He had been coming to this conclusion (saving the critique of masculinism) for some years, in the process of fighting for his strategic line in the party’s inner circles. He reported one example of the attitude of Communist leaders that he despised in a letter to his friend, the British Communist leader, Harry Pollitt. Whereas Hig placed great emphasis as editor on making the Workers’ Weekly the voice of militant workers, the leader of the opposing faction, Bert Moxon, remarked ‘contemptuously that workers’ letters should be put away somewhere together in a couple of columns’.43 In 1930, Higgins lost the editorship when he was removed from the leading committee of the party. He correctly interpreted his removal as not only a victory for the opposing strategy on the Labor Party but also a change in leadership’s understanding of the relationship between the Communist party and the working class. The new leadership suppressed rival opinions, acted recklessly in demonstrations, and exercised a ruthless control over the party’s membership. For calling them ‘little Mussolinis’, Joy was suspended from membership until she made a humiliating public retraction.44 By 1935 it was clear to Higgins that the entire world Communist movement, under the influence of Stalin’s supporters, was exhibiting the same characteristics. Communists had forfeited the right to regard themselves as leaders of the oppressed workers and peasants of the world by aligning themselves with the Realpolitik of the current rulers of Russia.
This was the fundamental cause of the bureaucratic degeneration of the movement, Hig said, borrowing the idea from his Trotskyist friends, a degeneration which could not be offset by the Comintern’s switch at this time to the more palatable but opportunistic line of the united front against Fascism.45 Bureaucracy stifled thought and turned comrades into apparatchiks. He was appalled by the Moscow trials in 1936, concluding that Russia was so far from socialism that it had to shoot its critics.46 In 1937 he foreswore Leninism and the dictatorship of the proletariat, because it led to Stalinism and was unnecessary in countries with a strong democratic tradition.47 In 1938 he asked himself, ‘Am I still a Communist?’ - and answered that he distrusted ‘Communist nationalism, and bureaucracy, and terrorism’.48 As he moved through this disturbing period, the Russian experiment was constantly in his mind, but so of course was the Australian branch of the international movement. The failure of Communism in the heartland of the revolution was mirrored in the peripheral Australian party. What he saw was hope withering, friendship betrayed, and solidarity denied. Whatever positive role Russia played in combating fascism would never compensate for its betrayal of the dream of a communism of shared feeling.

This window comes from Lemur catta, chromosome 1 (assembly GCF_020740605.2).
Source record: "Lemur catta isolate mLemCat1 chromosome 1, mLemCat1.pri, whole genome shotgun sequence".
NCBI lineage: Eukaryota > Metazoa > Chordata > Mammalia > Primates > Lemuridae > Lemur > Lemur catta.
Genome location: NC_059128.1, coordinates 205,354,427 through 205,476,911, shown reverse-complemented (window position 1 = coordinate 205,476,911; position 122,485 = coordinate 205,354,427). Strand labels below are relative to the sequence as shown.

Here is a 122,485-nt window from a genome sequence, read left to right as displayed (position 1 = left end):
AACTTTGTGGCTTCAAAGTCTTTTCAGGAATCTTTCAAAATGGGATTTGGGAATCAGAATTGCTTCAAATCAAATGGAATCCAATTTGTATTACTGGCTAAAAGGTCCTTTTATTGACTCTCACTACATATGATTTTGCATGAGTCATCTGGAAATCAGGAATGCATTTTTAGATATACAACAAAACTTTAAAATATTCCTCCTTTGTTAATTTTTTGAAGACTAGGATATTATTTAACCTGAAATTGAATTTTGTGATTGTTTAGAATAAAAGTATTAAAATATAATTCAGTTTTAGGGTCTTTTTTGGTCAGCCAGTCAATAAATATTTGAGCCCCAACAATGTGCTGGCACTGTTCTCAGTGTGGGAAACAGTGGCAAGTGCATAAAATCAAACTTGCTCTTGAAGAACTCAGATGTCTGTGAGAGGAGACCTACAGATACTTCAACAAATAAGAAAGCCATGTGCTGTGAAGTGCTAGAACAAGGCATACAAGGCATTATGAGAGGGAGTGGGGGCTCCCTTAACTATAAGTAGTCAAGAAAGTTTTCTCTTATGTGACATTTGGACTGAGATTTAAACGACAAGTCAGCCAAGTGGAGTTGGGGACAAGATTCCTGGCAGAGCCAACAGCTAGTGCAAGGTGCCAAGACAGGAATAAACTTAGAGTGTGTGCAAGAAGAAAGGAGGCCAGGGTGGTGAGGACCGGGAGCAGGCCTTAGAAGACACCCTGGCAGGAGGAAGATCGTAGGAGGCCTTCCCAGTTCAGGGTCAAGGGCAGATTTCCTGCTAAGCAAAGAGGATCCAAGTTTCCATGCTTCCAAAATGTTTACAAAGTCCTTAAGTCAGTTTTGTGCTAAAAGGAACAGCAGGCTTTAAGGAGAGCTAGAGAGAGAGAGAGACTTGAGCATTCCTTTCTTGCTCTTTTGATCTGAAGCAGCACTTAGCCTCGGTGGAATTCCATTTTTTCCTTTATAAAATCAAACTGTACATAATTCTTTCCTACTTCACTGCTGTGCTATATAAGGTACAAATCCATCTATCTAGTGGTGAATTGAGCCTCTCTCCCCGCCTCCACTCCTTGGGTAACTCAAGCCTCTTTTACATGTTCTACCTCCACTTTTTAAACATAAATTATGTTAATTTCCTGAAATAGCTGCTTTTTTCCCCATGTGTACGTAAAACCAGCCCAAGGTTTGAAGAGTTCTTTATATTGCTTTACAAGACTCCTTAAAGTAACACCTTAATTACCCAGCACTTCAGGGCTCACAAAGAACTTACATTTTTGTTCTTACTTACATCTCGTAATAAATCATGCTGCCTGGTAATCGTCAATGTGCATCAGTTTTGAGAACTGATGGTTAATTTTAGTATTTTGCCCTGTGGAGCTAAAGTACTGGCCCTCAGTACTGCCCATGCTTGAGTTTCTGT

Thus he reached the final stage of his defection. Disenchanted with Russia and with the dictatorship of the proletariat exercised through a Leninist Communist party, he joined the Labor Party in 1944. He directed his political energies into adult education, which he persisted in thinking of as workers’ education, hoping thereby to develop an alternative socialist practice, a pedagogy based on liberal tolerance, persuasion and democracy.49 He wrote a biography of one of the founders of workers’ education in Australia, gained a higher degree for a thesis on the Queensland Labor governments, and became an ABC radio commentator, confessing however that he often had problems of conscience in this latter role.50 In 1951, in letters to friends who had formerly been comrades, he was referring to himself as ‘a sort of Fabian with an over-attachment to democratic methods’, and as having ‘relapsed more and more into nineteenth century liberalism’. He never, however, relapsed into the Australian nationalism of his youth. Although he admitted that ‘putting all our hopes and principles on a revolution that had taken place in Russia’ was stupid, Hig’s recognition of Australian difference, and his own identification with his native country, did not make him a ‘nationalist’, nor in any uncomplicated way an ‘Australian intellectual’. 51 This is important to understand: national identity was not destiny. Australia, like Russia, figured in his intellectual life as the site of an international project to move the history of the world into a socialist phase. As Communist or Fabian, liberal or Marxist, Higgins was always consistent in this respect.
1 Terry Irving, ‘Defecting: Esmonde Higgins Leaves the Communist Party’, Labour History, number 87, November 2004, pp. 83-102. There is an entry on Higgins in the Australian Dictionary of Biography, vol. 14, pp. 449-50, by Michael Roe.
2 Terry Irving, ‘Becoming Labour Intellectuals: Esmonde Higgins, James Rawling, and the ‘self- referential location of intellectuals’, published on www.econ.usyd.au/wos/workinglives/
3 Esmonde Higgins [EMH] to Nettie, no date but mid 1916, and 27/11/18, Palmer Papers, National Library of Australia [NLA] , 1174/1/53 and 1174/1/1704. Nettie Palmer, Esmonde’s sister, was thirteen years older. She guided his intellectual, political and emotional development from an early age.
4 EMH to his parents, 18/9/19, E. M. Higgins Papers, Mitchell Library [ML], Sydney, MSS 740/5.
5 EMH to Nettie Palmer, 9/8/1919, NLA 1174/1/2212.
6 Andrew Rothstein recalled Higgins’s 1919 doubts about Australia’s working class in a letter to EMH, 17/12/57, J. N. Rawling Papers, Noel Butlin Archives Centre, Australian National University [NBAC], N57/190.